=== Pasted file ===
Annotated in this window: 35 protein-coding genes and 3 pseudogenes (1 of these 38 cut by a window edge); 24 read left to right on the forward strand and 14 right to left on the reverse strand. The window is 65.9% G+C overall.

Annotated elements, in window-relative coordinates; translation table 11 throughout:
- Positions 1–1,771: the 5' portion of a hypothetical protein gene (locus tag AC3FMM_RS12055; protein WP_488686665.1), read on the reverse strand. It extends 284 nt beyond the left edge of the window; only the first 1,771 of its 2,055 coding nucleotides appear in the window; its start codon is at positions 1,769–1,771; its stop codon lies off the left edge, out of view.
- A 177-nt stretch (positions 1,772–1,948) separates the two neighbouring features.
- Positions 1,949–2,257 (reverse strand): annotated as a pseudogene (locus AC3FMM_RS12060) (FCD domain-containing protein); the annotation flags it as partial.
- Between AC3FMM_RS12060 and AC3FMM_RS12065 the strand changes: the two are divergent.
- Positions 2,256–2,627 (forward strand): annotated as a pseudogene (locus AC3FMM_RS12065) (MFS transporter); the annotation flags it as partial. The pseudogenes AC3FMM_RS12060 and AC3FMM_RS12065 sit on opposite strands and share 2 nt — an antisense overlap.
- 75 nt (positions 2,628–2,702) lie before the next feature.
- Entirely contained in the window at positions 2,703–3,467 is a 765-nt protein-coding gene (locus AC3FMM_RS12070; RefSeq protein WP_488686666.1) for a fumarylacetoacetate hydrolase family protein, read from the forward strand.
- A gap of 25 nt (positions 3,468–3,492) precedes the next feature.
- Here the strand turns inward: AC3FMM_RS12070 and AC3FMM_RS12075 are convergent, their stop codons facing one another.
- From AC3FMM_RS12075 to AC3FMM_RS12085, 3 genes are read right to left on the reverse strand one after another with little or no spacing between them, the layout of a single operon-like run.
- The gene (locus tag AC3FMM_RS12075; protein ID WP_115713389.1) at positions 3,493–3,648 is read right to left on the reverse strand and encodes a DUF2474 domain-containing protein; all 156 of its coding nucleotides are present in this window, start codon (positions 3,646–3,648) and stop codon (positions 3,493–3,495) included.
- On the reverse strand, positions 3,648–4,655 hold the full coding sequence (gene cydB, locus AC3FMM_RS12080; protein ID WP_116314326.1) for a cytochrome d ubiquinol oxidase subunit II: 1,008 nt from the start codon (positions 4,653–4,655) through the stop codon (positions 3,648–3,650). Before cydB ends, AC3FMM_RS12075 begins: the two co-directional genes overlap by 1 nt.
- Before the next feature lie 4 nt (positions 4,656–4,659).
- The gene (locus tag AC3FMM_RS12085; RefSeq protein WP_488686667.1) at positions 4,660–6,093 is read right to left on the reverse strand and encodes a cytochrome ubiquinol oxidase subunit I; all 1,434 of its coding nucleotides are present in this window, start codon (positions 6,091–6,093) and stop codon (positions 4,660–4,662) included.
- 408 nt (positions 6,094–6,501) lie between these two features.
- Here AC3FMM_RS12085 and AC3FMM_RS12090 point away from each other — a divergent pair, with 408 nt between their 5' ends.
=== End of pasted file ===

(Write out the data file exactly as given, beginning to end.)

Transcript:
Annotated in this window: 35 protein-coding genes and 3 pseudogenes (1 of these 38 cut by a window edge); 24 read left to right on the forward strand and 14 right to left on the reverse strand. The window is 65.9% G+C overall.

Annotated elements, in window-relative coordinates; translation table 11 throughout:
- Positions 1–1,771: the 5' portion of a hypothetical protein gene (locus tag AC3FMM_RS12055; protein WP_488686665.1), read on the reverse strand. It extends 284 nt beyond the left edge of the window; only the first 1,771 of its 2,055 coding nucleotides appear in the window; its start codon is at positions 1,769–1,771; its stop codon lies off the left edge, out of view.
- A 177-nt stretch (positions 1,772–1,948) separates the two neighbouring features.
- Positions 1,949–2,257 (reverse strand): annotated as a pseudogene (locus AC3FMM_RS12060) (FCD domain-containing protein); the annotation flags it as partial.
- Between AC3FMM_RS12060 and AC3FMM_RS12065 the strand changes: the two are divergent.
- Positions 2,256–2,627 (forward strand): annotated as a pseudogene (locus AC3FMM_RS12065) (MFS transporter); the annotation flags it as partial. The pseudogenes AC3FMM_RS12060 and AC3FMM_RS12065 sit on opposite strands and share 2 nt — an antisense overlap.
- 75 nt (positions 2,628–2,702) lie before the next feature.
- Entirely contained in the window at positions 2,703–3,467 is a 765-nt protein-coding gene (locus AC3FMM_RS12070; RefSeq protein WP_488686666.1) for a fumarylacetoacetate hydrolase family protein, read from the forward strand.
- A gap of 25 nt (positions 3,468–3,492) precedes the next feature.
- Here the strand turns inward: AC3FMM_RS12070 and AC3FMM_RS12075 are convergent, their stop codons facing one another.
- From AC3FMM_RS12075 to AC3FMM_RS12085, 3 genes are read right to left on the reverse strand one after another with little or no spacing between them, the layout of a single operon-like run.
- The gene (locus tag AC3FMM_RS12075; protein ID WP_115713389.1) at positions 3,493–3,648 is read right to left on the reverse strand and encodes a DUF2474 domain-containing protein; all 156 of its coding nucleotides are present in this window, start codon (positions 3,646–3,648) and stop codon (positions 3,493–3,495) included.
- On the reverse strand, positions 3,648–4,655 hold the full coding sequence (gene cydB, locus AC3FMM_RS12080; protein ID WP_116314326.1) for a cytochrome d ubiquinol oxidase subunit II: 1,008 nt from the start codon (positions 4,653–4,655) through the stop codon (positions 3,648–3,650). Before cydB ends, AC3FMM_RS12075 begins: the two co-directional genes overlap by 1 nt.
- Before the next feature lie 4 nt (positions 4,656–4,659).
- The gene (locus tag AC3FMM_RS12085; RefSeq protein WP_488686667.1) at positions 4,660–6,093 is read right to left on the reverse strand and encodes a cytochrome ubiquinol oxidase subunit I; all 1,434 of its coding nucleotides are present in this window, start codon (positions 6,091–6,093) and stop codon (positions 4,660–4,662) included.
- 408 nt (positions 6,094–6,501) lie between these two features.
- Here AC3FMM_RS12085 and AC3FMM_RS12090 point away from each other — a divergent pair, with 408 nt between their 5' ends.